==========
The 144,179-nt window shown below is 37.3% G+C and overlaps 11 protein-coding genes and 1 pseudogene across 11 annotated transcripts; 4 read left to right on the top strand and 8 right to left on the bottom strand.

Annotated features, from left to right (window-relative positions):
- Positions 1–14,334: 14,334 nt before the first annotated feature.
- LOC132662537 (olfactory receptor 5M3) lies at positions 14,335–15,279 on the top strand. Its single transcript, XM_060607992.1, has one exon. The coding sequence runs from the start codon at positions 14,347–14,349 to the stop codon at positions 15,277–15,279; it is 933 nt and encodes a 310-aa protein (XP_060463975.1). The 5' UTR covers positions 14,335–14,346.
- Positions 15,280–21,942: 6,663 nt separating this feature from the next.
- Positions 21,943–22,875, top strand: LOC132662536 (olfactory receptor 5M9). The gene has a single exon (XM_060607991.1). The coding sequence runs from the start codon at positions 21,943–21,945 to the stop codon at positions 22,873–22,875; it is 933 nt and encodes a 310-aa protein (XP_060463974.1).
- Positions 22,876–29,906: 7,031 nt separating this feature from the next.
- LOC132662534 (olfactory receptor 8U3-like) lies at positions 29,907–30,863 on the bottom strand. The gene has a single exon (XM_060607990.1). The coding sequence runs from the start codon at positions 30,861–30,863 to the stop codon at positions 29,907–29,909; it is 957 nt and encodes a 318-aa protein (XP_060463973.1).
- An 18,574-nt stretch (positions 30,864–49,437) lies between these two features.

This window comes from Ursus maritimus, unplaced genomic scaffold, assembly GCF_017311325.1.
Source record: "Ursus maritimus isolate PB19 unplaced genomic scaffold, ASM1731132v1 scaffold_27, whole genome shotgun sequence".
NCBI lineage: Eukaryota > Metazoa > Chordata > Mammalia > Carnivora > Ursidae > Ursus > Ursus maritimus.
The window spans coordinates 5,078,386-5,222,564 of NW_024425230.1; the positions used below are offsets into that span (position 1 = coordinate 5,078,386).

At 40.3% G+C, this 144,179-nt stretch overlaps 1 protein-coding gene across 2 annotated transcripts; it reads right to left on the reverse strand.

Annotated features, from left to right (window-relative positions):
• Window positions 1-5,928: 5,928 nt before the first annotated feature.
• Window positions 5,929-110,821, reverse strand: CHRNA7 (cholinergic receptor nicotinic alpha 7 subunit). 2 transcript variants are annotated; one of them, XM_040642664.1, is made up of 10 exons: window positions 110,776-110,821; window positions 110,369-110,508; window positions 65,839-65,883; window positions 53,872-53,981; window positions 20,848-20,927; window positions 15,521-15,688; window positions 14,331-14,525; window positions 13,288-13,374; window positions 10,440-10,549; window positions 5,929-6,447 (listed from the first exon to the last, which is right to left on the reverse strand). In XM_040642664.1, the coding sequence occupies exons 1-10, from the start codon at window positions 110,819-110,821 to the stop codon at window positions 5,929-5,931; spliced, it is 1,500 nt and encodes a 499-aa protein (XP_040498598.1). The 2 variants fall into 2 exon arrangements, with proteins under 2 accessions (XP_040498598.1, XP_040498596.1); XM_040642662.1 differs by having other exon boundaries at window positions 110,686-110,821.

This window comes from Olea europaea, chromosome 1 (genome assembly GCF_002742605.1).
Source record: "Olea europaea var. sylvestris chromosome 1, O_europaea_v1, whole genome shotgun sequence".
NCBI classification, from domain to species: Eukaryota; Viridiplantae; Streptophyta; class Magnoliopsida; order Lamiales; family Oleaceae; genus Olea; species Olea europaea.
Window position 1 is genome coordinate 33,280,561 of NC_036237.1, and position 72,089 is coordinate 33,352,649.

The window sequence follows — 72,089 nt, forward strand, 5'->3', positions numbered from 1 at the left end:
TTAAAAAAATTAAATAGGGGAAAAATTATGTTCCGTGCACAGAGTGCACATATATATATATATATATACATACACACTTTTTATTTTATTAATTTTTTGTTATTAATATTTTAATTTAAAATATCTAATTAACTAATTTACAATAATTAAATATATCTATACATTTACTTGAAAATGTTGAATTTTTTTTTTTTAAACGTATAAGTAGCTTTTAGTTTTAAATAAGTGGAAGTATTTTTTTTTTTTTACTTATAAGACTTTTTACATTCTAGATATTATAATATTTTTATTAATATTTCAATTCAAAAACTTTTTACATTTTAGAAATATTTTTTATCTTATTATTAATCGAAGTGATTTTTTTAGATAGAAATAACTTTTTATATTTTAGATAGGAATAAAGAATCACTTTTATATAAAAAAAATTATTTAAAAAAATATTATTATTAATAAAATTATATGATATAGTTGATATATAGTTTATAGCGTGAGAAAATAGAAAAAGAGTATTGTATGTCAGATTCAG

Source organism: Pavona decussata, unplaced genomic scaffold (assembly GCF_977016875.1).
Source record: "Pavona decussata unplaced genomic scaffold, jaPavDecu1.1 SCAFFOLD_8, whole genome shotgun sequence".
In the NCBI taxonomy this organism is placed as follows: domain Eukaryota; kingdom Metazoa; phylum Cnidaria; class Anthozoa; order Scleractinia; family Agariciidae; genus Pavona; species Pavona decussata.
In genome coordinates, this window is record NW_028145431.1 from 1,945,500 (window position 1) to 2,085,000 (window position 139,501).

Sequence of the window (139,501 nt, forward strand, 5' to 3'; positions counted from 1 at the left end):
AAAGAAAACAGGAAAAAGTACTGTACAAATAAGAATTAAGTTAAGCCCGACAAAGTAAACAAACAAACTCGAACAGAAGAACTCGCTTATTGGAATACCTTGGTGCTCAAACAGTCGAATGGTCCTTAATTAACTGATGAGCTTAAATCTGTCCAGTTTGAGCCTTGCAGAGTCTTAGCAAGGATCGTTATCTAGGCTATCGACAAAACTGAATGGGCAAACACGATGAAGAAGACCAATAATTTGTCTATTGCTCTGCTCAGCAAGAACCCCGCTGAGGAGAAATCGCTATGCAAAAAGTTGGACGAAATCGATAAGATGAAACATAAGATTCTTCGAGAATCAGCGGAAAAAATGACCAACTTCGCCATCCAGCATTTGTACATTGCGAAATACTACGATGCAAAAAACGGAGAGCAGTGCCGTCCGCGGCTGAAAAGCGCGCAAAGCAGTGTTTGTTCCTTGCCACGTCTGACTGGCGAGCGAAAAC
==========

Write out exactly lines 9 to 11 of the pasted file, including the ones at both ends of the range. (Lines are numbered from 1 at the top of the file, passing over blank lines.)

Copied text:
- An 18,574-nt stretch (positions 30,864–49,437) lies between these two features.

This window comes from Ursus maritimus, unplaced genomic scaffold, assembly GCF_017311325.1.
Source record: "Ursus maritimus isolate PB19 unplaced genomic scaffold, ASM1731132v1 scaffold_27, whole genome shotgun sequence".